Inspired by a pair of beautiful sandals she bought on holiday, Lucy Macnamara worked with a supplier in Kenya to design a capsule collection of sandals and belts.

She launched sustainable fashion brand Aspiga at a London trade show in 2005, where she signed up 40 stockists – including department store Fenwick on Bond Street. It became a B-Corp last year and now has 12 stores and sales topping £10 million. Macnamara has ADHD and says it’s one of her greatest strengths as an entrepreneur. “Eventually I’d like to start a charity that helps schools and prisons to better support people with ADHD,” Macnamara says.

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Business can be a force for good. For every decision we take, we measure our actions against our sustainable goals to ensure we stay on track.”

Lucy Macnamara
Founder, Aspiga


What’s your sustainability strategy?

I always felt guilty about starting a fashion brand, so I thought, “If I’m going to do this, it has to be as sustainable as possible”. We use responsibly sourced fabrics and nearly all our products are imported by sea rather than air. We aim to be carbon neutral by 2025. When we open a new store, we try to repurpose what’s already there to make it work for us. From sponsoring water charities and local schools to organising beach cleans, we’re also supporting our suppliers in Kenya and India.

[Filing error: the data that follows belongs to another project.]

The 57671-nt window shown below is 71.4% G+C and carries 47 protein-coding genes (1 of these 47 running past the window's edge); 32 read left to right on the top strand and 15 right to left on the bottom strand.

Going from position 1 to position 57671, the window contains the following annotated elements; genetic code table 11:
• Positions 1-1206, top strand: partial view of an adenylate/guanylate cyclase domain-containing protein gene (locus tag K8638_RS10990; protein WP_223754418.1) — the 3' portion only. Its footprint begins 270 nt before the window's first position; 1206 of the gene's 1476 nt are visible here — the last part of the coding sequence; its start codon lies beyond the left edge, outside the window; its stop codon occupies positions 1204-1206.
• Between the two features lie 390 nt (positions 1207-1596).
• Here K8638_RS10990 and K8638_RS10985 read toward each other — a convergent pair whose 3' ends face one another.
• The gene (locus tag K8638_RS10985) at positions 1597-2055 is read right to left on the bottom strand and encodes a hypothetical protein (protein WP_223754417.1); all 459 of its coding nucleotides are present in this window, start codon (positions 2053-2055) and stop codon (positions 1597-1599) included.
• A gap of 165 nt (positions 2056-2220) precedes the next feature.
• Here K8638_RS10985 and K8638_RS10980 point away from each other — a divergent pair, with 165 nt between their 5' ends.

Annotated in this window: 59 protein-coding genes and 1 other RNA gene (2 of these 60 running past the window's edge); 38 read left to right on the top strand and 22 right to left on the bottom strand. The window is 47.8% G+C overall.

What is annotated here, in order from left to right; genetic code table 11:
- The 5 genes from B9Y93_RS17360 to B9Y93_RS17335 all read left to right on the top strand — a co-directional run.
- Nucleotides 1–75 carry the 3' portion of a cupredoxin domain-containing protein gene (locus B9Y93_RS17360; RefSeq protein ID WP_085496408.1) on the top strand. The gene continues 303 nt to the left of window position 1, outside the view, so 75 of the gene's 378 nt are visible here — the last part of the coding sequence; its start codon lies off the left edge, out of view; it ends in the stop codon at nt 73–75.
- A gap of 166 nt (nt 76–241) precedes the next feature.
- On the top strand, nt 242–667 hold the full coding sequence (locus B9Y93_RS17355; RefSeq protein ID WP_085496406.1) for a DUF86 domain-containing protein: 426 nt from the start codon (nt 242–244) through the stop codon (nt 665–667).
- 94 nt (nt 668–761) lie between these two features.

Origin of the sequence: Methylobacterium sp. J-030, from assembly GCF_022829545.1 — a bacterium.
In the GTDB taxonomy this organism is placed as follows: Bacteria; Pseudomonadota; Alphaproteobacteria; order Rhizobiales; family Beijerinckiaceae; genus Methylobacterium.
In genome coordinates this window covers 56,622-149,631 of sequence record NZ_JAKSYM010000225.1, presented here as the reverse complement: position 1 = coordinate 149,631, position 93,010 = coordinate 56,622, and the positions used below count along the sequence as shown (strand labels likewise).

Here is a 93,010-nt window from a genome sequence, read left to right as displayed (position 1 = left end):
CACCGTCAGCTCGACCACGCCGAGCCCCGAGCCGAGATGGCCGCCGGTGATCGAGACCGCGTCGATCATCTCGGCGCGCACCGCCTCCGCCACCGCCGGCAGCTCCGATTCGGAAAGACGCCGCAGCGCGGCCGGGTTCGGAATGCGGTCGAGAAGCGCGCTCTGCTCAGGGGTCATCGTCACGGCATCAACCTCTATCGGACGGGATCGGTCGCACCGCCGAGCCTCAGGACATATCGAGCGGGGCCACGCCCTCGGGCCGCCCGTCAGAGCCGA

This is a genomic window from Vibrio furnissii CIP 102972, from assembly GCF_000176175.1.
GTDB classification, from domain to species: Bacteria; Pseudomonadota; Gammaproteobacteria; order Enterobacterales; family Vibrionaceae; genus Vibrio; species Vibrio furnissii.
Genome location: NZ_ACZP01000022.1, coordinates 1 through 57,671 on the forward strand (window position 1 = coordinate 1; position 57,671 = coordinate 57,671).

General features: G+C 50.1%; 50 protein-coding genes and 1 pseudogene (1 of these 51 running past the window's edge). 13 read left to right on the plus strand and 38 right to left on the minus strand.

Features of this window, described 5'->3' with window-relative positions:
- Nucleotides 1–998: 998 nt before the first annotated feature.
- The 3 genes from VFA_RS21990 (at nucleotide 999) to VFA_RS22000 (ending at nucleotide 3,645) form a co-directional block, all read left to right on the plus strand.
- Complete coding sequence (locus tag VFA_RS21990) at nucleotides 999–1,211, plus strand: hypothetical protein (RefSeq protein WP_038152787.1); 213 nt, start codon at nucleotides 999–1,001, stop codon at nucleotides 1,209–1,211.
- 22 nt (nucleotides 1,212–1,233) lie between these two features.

How have you grown your business in the last five years?                                                                                        

We were focussed on growing online sales and never planned to move into bricks and mortar. However, we thought it was worth a go when the Covid-19 pandemic caused landlords to offer reduced rents and there was a Business Rates Reduction. We opened our first store in Wiltshire in 2020 and took £3,000 on day one. That gave us the confidence to keep going. Customers love seeing our products in stores, we love seeing them and our returns rates are lower.

What advice would you share with other entrepreneurs?

Move with the flow and jump on opportunities quickly, they don’t always hang around.  Trust your gut feeling – in my experience it’s normally right – and finally, try to find a good mentor.